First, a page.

With a total of 75 students participating in five, 15-student classes per day, it’s fair to say that Gloucester High School’s elective Cabinet Design and Innovation program is a hit.
And it’s exciting to see the classes literally build to a successful conclusion these days, when the kids are fine-tuning their hand-crafted Adirondack chairs and cabinet pieces and finishing off other projects as the school year draws to a close.
But it’s also clear that the students are building much more than the furniture and other items they’ve made under the leadership of teacher Tim Rose, who said that the classes drew interest from more than 200 students in all. That added something is confidence – the kind of confidence that comes from creating something from scratch and, in some cases, obviously creating a form of success that some students might not have thought they’d achieve.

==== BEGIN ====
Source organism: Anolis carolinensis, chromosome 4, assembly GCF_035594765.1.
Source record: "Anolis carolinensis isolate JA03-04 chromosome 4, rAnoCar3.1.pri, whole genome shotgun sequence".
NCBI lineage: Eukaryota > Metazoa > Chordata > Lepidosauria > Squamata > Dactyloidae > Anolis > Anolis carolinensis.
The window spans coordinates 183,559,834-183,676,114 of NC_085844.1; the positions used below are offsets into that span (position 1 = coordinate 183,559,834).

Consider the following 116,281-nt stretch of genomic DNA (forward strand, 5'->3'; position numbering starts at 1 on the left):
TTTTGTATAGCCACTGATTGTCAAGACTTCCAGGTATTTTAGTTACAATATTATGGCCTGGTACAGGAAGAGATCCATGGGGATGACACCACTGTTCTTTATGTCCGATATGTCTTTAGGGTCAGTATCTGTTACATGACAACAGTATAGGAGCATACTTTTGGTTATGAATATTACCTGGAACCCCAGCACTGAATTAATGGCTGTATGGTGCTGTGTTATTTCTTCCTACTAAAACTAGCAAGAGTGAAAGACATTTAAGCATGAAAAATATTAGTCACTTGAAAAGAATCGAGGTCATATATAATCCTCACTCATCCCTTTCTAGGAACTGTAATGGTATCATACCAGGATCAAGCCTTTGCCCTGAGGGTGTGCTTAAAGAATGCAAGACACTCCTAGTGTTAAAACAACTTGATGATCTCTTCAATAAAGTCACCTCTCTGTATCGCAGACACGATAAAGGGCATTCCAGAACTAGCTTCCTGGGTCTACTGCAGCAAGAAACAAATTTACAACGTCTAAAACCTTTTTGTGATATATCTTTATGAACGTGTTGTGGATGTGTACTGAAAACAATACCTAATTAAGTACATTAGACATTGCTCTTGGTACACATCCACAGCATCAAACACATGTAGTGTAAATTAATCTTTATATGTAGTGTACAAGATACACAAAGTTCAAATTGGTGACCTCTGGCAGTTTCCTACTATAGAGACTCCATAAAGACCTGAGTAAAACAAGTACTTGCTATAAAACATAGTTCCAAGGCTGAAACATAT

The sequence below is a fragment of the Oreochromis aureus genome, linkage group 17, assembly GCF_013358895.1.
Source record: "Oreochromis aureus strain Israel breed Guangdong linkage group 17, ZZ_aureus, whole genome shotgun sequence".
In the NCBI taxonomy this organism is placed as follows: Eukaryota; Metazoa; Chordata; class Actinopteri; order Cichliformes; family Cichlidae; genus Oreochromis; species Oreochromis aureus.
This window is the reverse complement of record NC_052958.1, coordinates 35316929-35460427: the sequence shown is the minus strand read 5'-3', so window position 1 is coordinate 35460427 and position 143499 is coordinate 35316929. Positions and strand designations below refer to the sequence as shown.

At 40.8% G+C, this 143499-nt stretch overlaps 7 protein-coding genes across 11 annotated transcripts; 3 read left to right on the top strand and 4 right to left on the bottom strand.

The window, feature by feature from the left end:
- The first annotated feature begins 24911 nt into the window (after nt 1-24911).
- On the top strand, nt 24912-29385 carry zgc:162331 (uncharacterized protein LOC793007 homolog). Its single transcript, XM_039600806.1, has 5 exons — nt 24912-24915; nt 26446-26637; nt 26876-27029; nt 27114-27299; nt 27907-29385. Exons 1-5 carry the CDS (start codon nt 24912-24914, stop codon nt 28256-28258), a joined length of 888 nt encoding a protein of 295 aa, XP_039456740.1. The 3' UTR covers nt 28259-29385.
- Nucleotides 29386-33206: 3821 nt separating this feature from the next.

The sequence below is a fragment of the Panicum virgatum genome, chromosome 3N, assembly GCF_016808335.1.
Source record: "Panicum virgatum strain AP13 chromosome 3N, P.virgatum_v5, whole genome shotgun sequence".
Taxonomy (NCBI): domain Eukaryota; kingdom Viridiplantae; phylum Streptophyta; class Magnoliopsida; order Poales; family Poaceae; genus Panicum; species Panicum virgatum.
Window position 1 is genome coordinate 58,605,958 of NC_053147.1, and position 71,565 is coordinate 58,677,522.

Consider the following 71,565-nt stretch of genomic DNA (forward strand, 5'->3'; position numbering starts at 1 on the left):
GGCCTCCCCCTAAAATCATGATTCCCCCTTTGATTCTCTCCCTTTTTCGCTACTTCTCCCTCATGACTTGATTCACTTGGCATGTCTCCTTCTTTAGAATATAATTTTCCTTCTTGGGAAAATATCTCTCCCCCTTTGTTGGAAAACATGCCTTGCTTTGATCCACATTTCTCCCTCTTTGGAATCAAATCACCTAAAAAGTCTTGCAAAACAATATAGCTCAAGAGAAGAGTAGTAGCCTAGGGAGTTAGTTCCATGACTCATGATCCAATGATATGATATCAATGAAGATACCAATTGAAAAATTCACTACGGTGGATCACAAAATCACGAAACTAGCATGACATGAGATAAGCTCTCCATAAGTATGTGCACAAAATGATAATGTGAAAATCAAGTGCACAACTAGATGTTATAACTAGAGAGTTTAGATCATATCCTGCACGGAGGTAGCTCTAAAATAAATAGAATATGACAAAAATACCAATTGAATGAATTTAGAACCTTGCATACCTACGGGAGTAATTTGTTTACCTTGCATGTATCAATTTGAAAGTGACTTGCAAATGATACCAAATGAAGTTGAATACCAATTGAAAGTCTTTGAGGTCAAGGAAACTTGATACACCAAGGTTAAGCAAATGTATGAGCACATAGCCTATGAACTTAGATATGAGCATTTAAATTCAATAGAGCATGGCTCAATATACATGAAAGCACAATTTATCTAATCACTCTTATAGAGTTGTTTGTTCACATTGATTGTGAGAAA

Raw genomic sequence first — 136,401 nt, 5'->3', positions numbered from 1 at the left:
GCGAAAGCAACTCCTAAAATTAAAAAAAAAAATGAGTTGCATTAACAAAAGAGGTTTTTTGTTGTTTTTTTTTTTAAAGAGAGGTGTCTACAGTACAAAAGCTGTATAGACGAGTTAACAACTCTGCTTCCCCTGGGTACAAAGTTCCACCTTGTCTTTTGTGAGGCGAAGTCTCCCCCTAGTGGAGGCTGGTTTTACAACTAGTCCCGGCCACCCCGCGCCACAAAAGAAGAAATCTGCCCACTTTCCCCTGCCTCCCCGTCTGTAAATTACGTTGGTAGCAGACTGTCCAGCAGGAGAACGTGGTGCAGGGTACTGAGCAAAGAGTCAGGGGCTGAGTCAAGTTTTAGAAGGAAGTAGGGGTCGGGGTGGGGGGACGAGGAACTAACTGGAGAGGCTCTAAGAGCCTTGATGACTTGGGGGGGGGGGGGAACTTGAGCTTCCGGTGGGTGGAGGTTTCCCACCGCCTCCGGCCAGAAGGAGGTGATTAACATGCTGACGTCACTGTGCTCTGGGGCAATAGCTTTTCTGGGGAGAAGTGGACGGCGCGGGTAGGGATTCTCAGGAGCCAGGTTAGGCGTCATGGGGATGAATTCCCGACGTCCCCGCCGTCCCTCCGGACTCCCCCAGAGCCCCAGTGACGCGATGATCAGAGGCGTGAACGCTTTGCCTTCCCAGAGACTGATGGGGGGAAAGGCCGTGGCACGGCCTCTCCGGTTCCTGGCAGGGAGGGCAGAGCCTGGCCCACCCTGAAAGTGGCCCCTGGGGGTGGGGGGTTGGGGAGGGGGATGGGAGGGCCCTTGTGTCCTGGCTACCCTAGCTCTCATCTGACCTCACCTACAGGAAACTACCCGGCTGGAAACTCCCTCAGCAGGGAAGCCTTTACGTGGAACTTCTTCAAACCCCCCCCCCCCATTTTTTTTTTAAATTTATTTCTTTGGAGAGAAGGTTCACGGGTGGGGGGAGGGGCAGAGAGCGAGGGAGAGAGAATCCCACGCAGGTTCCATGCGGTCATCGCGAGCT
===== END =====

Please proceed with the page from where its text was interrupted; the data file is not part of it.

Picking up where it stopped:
Indeed, the comments of senior Brianna Saputo, as outlined in Allegra Boverman’s Page 1 Wednesday story, speak volumes: “I love this; I didn’t think I’d like something like this, but I do,” Saputo said. And that’s a life lesson she will likely remember for years to come.
It’s important to note that this class is not part of the school’s traditional carpentry vocational program; it’s an elective open to all students. And in that sense, it also builds bridges for students who indeed might never have thought they’d enjoy carpentry — or those who never appreciated just how much work and craftsmanship is involved.
To that end, Rose and school officials deserve immense credit for developing this program as it stands. It is clearly building success —literally and figuratively — for all. And that’s what education is supposed to be all about.